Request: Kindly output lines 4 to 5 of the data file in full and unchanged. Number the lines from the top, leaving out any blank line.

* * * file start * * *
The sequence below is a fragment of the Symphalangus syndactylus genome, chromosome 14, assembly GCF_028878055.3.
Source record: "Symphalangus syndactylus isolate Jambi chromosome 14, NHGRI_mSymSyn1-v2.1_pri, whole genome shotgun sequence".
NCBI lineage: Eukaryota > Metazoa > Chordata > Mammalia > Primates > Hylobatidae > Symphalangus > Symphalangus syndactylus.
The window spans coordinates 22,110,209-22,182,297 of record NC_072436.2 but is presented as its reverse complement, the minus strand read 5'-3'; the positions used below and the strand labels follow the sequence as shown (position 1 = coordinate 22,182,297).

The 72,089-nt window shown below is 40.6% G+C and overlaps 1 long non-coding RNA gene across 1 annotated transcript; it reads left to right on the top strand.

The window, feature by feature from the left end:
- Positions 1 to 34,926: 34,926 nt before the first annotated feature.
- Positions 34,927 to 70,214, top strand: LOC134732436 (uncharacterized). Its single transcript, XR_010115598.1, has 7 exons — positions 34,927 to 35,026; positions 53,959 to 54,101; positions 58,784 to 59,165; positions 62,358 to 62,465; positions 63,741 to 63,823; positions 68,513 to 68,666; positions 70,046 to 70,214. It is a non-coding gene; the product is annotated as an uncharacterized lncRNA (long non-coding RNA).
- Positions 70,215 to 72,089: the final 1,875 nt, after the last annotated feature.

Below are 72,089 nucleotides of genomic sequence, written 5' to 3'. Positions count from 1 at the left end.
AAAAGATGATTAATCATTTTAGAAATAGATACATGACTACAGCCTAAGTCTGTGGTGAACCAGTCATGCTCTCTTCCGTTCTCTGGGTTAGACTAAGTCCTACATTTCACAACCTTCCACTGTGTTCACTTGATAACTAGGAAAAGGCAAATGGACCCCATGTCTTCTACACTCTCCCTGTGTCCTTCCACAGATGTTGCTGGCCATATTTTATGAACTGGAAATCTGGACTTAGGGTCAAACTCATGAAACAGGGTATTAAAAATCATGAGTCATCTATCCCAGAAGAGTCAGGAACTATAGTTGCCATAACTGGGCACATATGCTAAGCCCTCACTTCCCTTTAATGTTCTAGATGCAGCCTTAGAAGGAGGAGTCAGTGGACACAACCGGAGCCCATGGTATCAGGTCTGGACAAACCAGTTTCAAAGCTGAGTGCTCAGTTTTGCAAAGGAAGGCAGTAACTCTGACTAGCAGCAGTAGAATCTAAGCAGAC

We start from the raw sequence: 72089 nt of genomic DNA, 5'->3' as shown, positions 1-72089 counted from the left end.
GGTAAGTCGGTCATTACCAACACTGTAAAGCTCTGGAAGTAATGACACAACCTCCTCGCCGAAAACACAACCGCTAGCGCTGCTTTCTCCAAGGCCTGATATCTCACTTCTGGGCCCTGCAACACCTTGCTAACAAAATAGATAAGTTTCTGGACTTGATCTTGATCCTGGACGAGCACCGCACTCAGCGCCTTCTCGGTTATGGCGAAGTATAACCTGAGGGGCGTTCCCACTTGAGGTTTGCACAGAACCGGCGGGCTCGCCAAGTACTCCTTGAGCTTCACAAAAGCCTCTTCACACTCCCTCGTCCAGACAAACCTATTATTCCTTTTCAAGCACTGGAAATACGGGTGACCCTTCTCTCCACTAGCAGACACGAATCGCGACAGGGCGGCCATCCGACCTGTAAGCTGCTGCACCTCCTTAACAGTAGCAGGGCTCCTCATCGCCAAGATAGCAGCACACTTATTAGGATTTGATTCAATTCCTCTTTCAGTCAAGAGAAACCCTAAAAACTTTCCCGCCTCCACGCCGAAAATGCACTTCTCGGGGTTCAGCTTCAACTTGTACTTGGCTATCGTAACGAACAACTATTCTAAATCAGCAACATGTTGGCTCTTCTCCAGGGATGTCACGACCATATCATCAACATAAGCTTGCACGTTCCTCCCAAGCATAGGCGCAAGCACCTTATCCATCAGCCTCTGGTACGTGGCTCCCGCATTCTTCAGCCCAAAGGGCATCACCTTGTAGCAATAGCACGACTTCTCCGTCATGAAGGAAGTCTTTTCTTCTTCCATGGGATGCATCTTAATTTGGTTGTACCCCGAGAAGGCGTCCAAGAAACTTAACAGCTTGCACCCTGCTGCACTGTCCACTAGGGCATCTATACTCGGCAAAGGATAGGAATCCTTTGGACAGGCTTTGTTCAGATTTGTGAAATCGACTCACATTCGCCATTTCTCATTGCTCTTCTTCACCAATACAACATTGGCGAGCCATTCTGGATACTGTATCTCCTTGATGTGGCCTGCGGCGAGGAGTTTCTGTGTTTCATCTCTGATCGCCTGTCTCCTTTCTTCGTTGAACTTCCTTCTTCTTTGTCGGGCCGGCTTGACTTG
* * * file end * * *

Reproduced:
The window spans coordinates 22,110,209-22,182,297 of record NC_072436.2 but is presented as its reverse complement, the minus strand read 5'-3'; the positions used below and the strand labels follow the sequence as shown (position 1 = coordinate 22,182,297).

The 72,089-nt window shown below is 40.6% G+C and overlaps 1 long non-coding RNA gene across 1 annotated transcript; it reads left to right on the top strand.